SPORE Grant Boosts Leukemia Research
The National Cancer Institute (NCI) has awarded The Ohio State University Comprehensive Cancer Center – James Cancer Hospital and Solove Research Institute a five-year, $11.5 million Specialized Program of Research Excellence (SPORE) grant to study and treat leukemia.
The SPORE grant represents a milestone for the leukemia program at Ohio State, which is only the second recipient of such an NCI grant directed at leukemia research. Titled “Experimental Therapeutics of Leukemia,” the grant focuses on translational research to improve the understanding of leukemia cause, risk stratification and therapy.
Principal investigator John Byrd, MD, and co-principal investigators Clara D. Bloomfield, MD, and Guido Marcucci, MD, helped plan and apply for this award, which encompasses laboratory and clinical investigation in acute myeloid leukemia, acute lymphoid leukemia and chronic lymphocytic leukemia. The grant team includes several prominent senior investigators at Ohio State who have worked together for years to improve prognostic factors and treatments for acute and chronic leukemias.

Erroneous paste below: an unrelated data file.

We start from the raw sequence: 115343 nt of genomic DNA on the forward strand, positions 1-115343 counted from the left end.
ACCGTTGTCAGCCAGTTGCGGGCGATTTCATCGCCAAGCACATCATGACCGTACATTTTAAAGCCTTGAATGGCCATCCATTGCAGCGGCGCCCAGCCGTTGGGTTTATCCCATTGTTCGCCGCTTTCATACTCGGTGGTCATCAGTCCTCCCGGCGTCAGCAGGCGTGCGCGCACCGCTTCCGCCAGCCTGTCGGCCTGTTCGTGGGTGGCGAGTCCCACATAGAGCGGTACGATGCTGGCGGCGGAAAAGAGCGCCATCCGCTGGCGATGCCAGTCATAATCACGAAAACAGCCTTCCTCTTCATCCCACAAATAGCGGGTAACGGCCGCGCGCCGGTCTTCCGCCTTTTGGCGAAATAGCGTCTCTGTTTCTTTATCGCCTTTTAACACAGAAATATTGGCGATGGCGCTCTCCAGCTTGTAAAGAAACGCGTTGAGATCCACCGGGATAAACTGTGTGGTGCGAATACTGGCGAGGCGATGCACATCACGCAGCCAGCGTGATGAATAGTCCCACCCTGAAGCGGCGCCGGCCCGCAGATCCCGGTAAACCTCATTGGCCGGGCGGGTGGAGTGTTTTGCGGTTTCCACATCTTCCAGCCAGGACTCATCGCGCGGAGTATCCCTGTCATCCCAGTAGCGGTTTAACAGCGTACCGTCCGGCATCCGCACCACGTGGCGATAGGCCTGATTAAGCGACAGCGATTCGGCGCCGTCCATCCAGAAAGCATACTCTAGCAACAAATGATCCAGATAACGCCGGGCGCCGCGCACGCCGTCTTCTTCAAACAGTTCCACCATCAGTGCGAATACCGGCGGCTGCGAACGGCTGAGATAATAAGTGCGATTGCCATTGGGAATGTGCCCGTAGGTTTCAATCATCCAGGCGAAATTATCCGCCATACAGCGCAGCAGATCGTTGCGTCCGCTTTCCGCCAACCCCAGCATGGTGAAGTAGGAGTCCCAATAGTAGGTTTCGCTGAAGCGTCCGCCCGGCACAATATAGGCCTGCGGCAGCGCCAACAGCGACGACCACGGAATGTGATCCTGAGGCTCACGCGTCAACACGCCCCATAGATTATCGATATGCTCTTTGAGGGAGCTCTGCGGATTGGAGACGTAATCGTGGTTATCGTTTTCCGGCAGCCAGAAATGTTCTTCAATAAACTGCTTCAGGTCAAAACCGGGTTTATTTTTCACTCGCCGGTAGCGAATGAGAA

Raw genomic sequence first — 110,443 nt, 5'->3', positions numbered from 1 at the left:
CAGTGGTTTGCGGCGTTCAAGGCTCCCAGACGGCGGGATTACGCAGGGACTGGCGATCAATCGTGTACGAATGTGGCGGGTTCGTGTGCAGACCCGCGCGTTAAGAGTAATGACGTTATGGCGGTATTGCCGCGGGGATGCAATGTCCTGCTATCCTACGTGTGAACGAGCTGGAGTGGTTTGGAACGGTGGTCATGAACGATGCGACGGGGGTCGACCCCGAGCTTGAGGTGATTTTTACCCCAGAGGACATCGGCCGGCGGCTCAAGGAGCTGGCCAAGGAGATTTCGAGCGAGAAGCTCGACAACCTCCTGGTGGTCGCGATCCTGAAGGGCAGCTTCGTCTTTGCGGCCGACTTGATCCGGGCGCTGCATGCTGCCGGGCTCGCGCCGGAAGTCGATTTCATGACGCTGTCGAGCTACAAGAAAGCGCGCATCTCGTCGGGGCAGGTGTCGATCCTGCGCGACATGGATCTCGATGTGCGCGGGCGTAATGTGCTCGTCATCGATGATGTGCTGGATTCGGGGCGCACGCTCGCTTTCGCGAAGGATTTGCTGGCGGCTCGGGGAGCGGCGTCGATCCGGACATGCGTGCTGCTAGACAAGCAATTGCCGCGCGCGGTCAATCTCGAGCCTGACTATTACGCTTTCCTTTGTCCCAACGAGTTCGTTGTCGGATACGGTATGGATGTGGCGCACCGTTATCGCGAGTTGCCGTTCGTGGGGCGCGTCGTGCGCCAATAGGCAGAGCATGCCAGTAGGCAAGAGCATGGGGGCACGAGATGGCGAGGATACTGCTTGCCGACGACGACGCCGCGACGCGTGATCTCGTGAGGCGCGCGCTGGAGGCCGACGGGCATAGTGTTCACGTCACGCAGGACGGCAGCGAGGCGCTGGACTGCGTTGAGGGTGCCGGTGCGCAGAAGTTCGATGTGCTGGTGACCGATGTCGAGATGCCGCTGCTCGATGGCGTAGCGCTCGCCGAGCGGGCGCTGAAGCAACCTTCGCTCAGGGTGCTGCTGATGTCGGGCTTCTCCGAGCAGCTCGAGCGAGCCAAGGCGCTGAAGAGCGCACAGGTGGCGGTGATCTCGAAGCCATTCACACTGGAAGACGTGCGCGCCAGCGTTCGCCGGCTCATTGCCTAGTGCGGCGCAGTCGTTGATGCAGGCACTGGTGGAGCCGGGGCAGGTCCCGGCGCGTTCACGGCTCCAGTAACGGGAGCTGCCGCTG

“This award will help a team of accomplished cancer researchers engage in bedside and laboratory translational research of adult leukemia with the goal of improving clinical outcomes for patients,” says Michael A. Caligiuri, MD, director of Ohio State’s Comprehensive Cancer Center and CEO of The James. The grant supports five research projects, each led by Ohio State cancer center researchers, including Byrd, Bloomfield, Caligiuri and Marcucci, along with Albert de la Chapelle, MD, PhD, William Blum, MD, Michael Grever, MD, and Robert Lee, PhD.
Accompanying these five projects are five cores that provide a SPORE leukemia tissue bank and services for biostatistics, biomedical informatics, medicinal chemistry and administration and operations. The grant also supports a career development program geared toward young women and minority researchers, and a developmental research program to recruit innovative pilot projects that, if successful, may later become part of the SPORE.